Moreover, under control of the image processing program, the data processor stores, in a storing means, as conversion tables to determine a correspondence relationship between image reproduction data, including development area information, and tone data: at least two conversion tables A and B in which the correspondence relationship is determined in such a manner that halftone spots are formed in lines and their screen angles are perpendicular to each other; and at least one conversion table C in which the correspondence relationship is determined in such a manner that angle differences between a screen angle determined by the conversion table C and the screen angles determined by the conversion tables A and B become irrational tangent angles. The data processor then finds, for each of plural colors, the image reproduction data at each dot from the tone data at each dot by referring to one of the conversion tables.

In other words, under the control of the image processing program, the data processors performs the same processing as that of the conversion table storing means 10 and the halftone processing means 11 as shown in FIG. 1.

Other Variations

The present invention is not limited to the above-described embodiments and can be applied by making various variations. For example, the respective means included in the controller may be structured as separate devices. For example, the conversion table storing means 10 and the halftone processing means 11 may be realized by a control program installed on a host computer, and the pulse width modulating means 20 may be realized by a control program installed on a printer device.

This invention comprises two conversion tables A and B composed in such a manner that halftone soots are formed in lines and their screen angles are perpendicular to each other, and a conversion table C composed in such a manner that angle differences between a screen angle determined by the conversion table C and the screen angles determined by the conversion tables A and B become irrational tangent angles, thereby making it possible to sufficiently reduce the size of moiré even when the four colors CMYK are used.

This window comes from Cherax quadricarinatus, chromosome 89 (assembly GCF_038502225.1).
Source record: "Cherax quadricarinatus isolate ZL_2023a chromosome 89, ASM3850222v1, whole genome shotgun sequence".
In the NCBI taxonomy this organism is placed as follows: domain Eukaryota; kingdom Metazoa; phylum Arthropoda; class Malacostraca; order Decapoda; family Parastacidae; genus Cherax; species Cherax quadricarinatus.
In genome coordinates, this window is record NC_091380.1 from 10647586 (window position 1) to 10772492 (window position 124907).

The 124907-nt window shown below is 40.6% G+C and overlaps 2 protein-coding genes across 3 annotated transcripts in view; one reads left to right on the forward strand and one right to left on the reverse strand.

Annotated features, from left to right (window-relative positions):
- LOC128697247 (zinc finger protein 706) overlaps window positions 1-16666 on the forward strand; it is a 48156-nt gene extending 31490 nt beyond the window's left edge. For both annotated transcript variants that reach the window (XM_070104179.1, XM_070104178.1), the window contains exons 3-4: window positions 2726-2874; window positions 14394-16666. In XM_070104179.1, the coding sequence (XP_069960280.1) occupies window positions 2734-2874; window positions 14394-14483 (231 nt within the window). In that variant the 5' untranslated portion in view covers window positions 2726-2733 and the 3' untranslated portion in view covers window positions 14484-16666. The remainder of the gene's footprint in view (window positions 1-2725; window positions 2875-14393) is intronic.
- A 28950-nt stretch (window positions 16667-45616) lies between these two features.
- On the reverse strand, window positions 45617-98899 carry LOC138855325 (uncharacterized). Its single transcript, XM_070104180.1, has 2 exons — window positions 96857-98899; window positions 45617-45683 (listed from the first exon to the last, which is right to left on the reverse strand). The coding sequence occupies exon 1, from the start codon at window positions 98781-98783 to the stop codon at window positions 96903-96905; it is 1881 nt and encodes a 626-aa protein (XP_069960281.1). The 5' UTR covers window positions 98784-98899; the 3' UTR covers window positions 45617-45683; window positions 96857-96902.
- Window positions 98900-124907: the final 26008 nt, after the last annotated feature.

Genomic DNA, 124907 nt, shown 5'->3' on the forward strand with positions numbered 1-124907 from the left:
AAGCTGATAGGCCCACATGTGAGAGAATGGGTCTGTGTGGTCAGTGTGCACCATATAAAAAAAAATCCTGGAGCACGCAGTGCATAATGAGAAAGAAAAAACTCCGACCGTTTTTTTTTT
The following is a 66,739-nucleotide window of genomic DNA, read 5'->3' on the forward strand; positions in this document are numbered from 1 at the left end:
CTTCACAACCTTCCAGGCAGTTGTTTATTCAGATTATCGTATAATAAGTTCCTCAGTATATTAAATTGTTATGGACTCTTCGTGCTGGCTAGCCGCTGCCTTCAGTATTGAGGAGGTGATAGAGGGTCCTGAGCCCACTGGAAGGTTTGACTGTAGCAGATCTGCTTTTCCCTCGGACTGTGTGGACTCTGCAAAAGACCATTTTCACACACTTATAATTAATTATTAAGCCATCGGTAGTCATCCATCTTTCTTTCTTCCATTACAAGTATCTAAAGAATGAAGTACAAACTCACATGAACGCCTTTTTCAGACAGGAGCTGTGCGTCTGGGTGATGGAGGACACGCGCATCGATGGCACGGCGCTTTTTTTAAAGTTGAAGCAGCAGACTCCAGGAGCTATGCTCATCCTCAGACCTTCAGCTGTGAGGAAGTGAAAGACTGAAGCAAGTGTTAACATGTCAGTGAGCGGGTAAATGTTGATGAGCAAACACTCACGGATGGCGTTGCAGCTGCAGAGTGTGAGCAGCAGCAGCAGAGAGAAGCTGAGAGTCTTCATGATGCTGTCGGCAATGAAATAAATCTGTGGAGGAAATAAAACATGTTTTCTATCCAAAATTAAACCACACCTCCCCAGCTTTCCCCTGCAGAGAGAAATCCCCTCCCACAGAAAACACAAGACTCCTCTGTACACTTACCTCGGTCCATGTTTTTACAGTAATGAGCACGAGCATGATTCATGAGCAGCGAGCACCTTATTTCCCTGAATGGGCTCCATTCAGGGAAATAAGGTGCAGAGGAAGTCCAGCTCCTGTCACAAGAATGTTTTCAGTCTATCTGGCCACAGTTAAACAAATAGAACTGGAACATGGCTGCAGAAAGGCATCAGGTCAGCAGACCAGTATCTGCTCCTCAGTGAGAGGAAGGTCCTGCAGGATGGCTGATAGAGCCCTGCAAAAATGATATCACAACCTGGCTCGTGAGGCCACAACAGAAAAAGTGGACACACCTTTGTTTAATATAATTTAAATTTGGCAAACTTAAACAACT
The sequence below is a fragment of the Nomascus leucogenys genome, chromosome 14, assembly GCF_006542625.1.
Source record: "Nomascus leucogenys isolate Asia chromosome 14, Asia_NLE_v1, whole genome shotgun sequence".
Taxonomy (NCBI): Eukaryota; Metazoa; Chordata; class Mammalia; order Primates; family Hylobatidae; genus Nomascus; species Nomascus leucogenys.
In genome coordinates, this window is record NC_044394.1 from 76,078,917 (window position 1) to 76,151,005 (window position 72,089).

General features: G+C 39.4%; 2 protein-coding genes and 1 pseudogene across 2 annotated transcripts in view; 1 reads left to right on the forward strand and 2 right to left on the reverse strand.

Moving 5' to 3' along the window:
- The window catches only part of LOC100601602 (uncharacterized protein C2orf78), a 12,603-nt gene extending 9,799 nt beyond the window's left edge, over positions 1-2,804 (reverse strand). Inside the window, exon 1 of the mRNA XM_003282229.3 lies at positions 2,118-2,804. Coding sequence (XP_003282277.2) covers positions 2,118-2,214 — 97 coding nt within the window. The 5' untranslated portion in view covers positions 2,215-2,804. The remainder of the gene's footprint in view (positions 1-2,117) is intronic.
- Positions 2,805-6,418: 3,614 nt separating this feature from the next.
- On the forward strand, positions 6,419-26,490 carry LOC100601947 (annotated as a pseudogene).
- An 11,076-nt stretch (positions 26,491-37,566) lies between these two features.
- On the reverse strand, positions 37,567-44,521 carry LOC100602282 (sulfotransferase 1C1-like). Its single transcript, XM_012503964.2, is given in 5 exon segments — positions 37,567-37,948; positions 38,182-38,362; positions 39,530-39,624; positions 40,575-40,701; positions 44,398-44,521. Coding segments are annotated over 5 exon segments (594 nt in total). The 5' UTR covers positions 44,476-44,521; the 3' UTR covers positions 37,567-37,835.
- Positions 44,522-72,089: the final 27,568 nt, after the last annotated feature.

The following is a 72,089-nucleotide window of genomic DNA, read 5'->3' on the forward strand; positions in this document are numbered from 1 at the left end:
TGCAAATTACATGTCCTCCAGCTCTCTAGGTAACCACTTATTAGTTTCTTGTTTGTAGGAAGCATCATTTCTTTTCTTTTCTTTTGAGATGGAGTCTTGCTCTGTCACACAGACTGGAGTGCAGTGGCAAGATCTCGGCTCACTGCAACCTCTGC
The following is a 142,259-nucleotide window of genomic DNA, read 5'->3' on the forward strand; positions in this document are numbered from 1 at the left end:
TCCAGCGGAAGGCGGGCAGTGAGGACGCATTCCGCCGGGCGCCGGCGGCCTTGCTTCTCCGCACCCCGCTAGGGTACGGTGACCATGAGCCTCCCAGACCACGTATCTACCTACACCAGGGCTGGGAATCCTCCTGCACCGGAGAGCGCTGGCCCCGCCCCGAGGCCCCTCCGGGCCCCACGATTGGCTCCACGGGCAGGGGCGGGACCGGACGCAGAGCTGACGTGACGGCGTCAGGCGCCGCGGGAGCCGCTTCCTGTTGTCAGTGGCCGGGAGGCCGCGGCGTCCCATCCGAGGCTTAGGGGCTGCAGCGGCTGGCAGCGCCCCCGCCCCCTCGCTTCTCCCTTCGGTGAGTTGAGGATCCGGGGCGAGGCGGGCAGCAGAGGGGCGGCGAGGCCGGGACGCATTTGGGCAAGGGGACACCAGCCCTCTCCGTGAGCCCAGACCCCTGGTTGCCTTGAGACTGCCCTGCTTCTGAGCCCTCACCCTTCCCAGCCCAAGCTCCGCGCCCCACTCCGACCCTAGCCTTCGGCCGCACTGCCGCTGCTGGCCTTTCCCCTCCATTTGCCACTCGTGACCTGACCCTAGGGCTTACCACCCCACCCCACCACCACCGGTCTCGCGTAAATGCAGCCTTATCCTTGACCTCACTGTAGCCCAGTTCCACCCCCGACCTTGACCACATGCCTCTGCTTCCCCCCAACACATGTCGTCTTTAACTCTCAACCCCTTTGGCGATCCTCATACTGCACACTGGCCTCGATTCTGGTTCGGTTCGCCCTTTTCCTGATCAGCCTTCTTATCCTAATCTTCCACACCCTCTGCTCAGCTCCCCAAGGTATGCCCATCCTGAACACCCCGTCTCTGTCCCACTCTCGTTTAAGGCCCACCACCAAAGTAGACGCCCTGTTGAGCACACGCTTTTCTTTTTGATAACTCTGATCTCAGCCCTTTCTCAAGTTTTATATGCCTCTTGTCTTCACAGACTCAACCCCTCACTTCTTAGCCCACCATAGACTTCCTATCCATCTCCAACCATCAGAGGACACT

Moreover, according to this invention, the conversion tables have the development area information included in the image reproduction data, thereby making it possible to set the screen angles and the angle differences at irrational tangent angles. As a result, it is possible to prevent the halftone spots of the four colors CMYK from completely overlapping one another at regular intervals.

The entire disclosure of Japanese Patent Application No. H11-235775 filed on Aug. 23, 1999 including specification, claims, drawings and summary are incorporated herein by reference in its entirety.

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Reference
1European Search Report, dated Jun. 25, 2002, 4 pages.
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Referenced by
Citing PatentFiling datePublication dateApplicantTitle
US7075680 *Oct 9, 2001Jul 11, 2006Fuji Xerox Co., Ltd.Image processing system, image forming system, and recording medium
US7330191 *Jan 19, 2005Feb 12, 2008Seiko Epson CorporationSystem for secure text display
US8705131 *Aug 10, 2005Apr 22, 2014Software Imaging Technology LimitedBit mask generation system
Classifications
U.S. Classification358/3.13, 358/3.2, 358/3.16, 358/523, 358/536
International ClassificationH04N1/52, G06T5/00, B41J2/52, H04N1/405, H04N1/60
Cooperative ClassificationH04N1/52
European ClassificationH04N1/52
Legal Events